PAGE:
Except that when you're trying to emulate processors and hardware, trying to spread that across multiple threads makes trying to get clock-cycle-perfect synchronization between the different parts of the emulated hardware gets really freaking hard. And since MAME is all about emulating the hardware as perfectly as possible, that's not gonna happen.It's been discussed at length in the various MAME mailing lists and FAQs.

MAME does use multithreading for graphics rendering, but all of the hardware emulation is single-threaded.

Now, if you were to build an arcade cabinet around this thing, connect the arcade controls to the board's Arduino, and load a sketch that emulates either a keyboard or multiple gamepads.

Comment Re:What... like a pcDuino? (Score 1) 59

I wonder how good their Arduino work-a-like API library will be...

It won't be.... "a work-a-like", that is. The UDOO board is, quite literally, what you get if you take an Arduino DUE and bolt it onto the same PCB as a quad-core ARM system with a SATA port(*), instead of using a USB cable to connect the two. The Arduino code runs directly on the ATSAM3U, just as it would on a "real" Arduino DUE.

(*) The dual-core board will *NOT* have a SATA port.

Comment Re:Contrived issue centering around Netflix (Score 1) 268

Netflix wants to switch not because they're looking for DRM. They want to switch because they're looking for a better platform that also supports adequate DRM. Sure, no matter what they come up with, somebody's going to find a way to circumvent it. But the majority of people aren't going to put that amount of effort into it.

Besides, from all signs, not even Microsoft takes Silverlight seriously anymore. ( http://www.infoworld.com/t/microsoft-windows/microsoft-shuns-its-own-silverlight-while-embracing-flash-214335 )

Switching to HTML5 will allow them to build a user interface that will work on any system that'll run a modern web browser and stream video content as long as a supported DRM module is available.THAT is the reason that, as of now, the only way to stream content from Netflix on linux involves using WINE. They climbed into bed with Microsoft and moved their platform to be 100% Silverlight, and Microsoft absolutely refuses to allow their DRM interface to be ported to Mono, which means that any system that isn't Windows or MacOS is SOL.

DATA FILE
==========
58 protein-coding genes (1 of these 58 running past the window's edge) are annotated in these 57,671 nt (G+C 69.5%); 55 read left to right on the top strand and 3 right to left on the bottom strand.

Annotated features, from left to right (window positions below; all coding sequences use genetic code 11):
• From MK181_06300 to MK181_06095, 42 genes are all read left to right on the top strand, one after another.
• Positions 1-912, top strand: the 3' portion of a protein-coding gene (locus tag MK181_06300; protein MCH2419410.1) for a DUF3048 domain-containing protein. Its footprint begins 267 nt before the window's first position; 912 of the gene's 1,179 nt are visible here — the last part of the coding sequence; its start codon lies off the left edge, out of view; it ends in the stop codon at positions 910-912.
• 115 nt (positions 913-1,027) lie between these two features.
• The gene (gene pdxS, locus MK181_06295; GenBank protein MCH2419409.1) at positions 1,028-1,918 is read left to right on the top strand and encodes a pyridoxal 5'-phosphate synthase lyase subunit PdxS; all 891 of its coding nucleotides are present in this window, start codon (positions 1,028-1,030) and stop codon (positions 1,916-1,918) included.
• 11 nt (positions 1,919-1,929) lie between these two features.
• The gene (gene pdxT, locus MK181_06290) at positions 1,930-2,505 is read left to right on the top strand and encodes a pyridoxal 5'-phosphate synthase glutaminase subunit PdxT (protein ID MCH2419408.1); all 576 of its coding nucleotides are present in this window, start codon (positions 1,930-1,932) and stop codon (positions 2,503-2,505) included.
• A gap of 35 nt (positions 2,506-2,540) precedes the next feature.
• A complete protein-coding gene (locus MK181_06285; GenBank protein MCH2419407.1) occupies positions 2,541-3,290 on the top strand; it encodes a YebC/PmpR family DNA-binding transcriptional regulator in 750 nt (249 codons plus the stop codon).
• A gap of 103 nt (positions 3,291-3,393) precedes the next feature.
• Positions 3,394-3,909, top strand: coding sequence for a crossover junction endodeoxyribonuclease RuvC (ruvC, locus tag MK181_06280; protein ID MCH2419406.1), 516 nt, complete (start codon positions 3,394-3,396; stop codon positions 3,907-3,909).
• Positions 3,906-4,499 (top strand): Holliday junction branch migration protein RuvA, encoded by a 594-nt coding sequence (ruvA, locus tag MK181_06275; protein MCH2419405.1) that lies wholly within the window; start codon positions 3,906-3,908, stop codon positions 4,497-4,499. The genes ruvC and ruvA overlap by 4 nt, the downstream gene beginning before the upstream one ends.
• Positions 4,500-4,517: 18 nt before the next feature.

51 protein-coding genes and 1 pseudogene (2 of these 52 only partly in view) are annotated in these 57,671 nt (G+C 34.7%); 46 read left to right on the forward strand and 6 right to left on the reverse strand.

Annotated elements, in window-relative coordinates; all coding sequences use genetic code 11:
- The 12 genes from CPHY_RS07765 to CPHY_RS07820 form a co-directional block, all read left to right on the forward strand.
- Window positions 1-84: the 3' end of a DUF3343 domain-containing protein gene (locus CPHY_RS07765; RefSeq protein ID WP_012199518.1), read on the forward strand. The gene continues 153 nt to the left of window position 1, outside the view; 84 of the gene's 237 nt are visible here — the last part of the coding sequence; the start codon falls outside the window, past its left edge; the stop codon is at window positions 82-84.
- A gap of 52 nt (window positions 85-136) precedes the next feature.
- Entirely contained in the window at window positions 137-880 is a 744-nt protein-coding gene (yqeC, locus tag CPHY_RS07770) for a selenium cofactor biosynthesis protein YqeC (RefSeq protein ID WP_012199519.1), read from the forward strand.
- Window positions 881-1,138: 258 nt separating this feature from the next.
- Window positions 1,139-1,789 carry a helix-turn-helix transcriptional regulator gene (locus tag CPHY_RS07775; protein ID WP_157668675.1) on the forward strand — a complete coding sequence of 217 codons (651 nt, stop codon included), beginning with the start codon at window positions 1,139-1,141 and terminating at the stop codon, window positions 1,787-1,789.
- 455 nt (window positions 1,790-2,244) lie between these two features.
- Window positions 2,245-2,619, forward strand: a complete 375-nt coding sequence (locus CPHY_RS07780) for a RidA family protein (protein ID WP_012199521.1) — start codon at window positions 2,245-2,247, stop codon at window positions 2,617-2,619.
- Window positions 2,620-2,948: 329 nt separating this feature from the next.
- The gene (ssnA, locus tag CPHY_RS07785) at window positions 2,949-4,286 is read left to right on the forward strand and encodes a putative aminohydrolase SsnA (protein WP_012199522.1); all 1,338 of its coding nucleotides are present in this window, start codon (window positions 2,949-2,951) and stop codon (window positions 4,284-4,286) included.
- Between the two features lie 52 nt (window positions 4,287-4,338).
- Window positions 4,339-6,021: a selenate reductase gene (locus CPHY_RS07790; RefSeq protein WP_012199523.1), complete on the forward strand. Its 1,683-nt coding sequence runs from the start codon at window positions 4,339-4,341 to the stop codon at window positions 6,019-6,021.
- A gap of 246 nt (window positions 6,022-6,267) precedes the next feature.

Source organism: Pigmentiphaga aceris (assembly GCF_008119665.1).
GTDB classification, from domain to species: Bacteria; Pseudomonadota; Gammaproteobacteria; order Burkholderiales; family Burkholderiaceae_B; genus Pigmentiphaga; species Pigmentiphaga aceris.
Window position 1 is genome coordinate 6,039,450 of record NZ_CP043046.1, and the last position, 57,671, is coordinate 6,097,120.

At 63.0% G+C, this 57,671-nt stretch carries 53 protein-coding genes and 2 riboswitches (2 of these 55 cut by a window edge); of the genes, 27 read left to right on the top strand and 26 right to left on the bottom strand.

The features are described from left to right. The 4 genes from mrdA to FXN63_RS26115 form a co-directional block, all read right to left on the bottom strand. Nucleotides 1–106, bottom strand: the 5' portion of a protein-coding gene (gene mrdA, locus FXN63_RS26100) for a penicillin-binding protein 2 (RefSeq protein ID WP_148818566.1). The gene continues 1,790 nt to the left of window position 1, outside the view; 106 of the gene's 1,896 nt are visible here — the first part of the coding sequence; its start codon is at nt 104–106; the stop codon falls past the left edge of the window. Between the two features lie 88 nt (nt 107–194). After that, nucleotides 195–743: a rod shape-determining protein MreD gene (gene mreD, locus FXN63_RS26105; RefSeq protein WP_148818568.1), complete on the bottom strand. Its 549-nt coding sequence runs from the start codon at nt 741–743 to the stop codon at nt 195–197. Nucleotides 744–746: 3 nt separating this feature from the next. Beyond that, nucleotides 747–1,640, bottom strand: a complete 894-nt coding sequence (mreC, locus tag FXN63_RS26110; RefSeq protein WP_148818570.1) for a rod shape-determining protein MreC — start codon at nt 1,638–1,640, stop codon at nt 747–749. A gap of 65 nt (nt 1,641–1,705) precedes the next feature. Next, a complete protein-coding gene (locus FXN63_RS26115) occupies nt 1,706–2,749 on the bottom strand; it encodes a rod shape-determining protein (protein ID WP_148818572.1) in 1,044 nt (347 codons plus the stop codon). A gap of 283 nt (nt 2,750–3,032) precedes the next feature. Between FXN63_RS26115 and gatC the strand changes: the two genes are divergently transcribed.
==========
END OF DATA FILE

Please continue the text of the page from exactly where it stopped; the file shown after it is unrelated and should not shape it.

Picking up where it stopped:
DRM support in HTML5 allows Netflix to be in control of which platforms are going to be able to play their content.

Comment Re:Developer? (Score 1) 220

It's not all sadism, although a little of that certainly helps.

As is pointed out in some books, part of the "Hacker Mindset" involves identifying and questioning assumptions. ( eg: http://my.safaribooksonline.com/book/networking/security/9781593273422 )

Screwing around with the UI and diving the code to figure out where the assumptions are, whether or not they're valid, how the assumptions can be invalidated, and what unexpected things happen when the unexpected occurs -- For some people, that's the very definition of "a good time."

Comment Re:Time (Score 1) 284

I'm kinda okay with that. Normally, when I go to bed is when I plug my phone in.... If I remember to plug my phone in. I've got an extended battery installed so I don't absolutely HAVE to charge my phone every night. If they get things set so every device uses the same charging standard and you can have one mat charge all your devices simultaneously, that would be killer for convenience. Get the XXL-sized charging mat and put it on the floor next to the bed. Get undressed, drop your pants on the mat, and when you wake up the next day, your phone (and any other digital device in your pants) is fully charged.